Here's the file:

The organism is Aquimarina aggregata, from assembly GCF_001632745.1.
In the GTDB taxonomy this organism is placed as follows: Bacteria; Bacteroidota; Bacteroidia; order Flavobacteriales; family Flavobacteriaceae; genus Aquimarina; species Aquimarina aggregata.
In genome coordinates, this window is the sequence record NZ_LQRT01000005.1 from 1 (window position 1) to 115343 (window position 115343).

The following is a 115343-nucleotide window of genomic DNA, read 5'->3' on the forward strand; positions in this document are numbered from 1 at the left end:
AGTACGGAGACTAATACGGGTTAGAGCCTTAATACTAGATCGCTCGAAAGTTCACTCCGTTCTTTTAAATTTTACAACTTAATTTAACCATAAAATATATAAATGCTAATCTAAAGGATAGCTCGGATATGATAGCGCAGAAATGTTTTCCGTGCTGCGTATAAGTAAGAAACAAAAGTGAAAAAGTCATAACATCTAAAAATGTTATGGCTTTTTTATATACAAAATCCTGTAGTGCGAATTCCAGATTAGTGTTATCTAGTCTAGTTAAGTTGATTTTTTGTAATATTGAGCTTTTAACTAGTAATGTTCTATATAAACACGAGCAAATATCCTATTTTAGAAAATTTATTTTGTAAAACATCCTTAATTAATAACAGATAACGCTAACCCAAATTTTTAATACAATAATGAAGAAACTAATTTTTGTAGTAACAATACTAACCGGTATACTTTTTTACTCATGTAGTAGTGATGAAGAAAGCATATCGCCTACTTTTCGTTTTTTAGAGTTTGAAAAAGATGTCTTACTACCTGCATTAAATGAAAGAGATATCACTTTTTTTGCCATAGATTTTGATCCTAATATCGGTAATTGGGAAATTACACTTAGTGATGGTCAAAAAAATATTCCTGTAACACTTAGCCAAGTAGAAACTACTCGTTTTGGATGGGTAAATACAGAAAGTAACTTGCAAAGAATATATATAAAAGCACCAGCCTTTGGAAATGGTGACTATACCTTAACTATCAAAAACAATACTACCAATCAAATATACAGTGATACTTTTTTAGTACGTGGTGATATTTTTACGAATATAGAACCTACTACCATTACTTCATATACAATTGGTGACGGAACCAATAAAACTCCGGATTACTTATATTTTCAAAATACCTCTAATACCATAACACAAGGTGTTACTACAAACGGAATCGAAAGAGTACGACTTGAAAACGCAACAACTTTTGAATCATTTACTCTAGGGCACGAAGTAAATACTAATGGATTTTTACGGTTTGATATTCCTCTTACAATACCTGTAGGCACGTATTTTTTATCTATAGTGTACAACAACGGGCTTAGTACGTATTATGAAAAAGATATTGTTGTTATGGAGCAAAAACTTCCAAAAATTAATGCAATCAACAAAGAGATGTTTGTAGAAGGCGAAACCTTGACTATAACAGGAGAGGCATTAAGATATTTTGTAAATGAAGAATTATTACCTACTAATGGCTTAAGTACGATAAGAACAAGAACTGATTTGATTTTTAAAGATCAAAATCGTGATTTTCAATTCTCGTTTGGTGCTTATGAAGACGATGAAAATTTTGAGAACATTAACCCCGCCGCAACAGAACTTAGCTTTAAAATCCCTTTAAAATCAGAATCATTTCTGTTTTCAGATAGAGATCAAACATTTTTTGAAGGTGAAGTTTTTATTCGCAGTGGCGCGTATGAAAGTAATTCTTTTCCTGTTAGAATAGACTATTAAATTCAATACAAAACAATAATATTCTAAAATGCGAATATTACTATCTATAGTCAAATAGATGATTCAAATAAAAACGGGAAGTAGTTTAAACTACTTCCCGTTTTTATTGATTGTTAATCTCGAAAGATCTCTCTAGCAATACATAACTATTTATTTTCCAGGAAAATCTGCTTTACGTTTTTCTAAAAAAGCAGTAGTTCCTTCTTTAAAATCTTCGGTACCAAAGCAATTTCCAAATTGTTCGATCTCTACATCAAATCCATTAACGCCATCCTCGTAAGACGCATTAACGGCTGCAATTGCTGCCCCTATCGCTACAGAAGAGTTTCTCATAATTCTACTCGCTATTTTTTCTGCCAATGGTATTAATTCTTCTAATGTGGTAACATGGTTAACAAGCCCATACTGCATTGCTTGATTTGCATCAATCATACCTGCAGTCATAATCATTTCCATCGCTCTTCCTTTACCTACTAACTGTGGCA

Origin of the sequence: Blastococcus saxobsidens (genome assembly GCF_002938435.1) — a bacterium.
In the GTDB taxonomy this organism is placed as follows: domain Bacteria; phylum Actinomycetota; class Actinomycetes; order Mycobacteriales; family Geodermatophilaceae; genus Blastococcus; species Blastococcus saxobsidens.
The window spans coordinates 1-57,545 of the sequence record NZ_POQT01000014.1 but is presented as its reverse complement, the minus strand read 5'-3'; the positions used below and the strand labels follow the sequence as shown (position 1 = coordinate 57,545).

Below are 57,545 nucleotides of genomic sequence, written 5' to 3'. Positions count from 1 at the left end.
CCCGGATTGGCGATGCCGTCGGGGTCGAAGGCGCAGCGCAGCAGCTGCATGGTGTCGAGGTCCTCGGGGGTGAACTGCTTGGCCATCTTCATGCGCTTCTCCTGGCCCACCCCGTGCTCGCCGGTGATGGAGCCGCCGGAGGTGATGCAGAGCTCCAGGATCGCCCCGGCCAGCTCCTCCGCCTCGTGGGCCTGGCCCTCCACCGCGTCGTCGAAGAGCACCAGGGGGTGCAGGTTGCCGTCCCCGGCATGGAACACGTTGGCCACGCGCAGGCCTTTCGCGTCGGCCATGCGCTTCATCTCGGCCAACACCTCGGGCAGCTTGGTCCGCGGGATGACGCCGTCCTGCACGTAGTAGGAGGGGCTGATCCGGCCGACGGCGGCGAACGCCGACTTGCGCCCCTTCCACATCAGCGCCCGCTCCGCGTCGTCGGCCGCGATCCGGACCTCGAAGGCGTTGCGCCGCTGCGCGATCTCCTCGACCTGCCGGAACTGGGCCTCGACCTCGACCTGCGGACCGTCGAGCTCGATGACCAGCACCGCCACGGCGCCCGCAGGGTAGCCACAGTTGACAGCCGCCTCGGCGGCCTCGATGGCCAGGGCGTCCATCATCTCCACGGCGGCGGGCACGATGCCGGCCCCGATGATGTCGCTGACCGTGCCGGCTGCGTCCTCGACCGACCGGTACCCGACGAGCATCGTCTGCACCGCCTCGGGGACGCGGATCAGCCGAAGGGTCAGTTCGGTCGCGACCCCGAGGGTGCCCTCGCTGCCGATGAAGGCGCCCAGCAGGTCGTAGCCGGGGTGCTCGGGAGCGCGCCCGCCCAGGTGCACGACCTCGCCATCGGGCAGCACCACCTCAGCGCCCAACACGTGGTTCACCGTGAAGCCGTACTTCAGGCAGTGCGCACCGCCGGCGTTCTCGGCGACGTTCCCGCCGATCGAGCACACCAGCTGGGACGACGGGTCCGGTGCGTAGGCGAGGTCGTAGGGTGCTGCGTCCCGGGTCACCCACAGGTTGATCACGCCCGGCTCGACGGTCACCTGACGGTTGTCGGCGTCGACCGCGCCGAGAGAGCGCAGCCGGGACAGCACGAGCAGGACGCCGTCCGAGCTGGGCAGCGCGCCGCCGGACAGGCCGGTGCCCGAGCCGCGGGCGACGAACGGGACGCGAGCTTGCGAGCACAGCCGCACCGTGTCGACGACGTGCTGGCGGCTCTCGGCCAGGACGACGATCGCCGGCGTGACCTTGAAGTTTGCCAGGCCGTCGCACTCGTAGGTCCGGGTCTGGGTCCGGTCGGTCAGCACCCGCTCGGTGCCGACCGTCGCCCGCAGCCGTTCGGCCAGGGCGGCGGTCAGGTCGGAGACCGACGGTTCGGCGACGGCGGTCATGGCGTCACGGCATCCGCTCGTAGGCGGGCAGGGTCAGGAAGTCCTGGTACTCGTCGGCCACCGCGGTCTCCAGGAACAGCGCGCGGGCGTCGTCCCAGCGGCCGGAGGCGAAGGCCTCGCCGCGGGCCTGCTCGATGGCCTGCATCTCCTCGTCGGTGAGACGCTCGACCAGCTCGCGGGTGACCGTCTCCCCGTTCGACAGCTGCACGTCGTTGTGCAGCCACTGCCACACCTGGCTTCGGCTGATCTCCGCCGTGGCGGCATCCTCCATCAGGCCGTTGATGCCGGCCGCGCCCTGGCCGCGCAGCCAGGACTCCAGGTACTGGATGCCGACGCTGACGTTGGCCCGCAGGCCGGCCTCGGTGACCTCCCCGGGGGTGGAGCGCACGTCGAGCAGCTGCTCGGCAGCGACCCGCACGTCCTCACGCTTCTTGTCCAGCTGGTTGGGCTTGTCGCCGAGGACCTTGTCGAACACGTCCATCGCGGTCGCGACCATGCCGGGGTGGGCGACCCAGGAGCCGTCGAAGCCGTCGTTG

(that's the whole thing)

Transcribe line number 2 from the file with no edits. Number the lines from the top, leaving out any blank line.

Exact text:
In the GTDB taxonomy this organism is placed as follows: Bacteria; Bacteroidota; Bacteroidia; order Flavobacteriales; family Flavobacteriaceae; genus Aquimarina; species Aquimarina aggregata.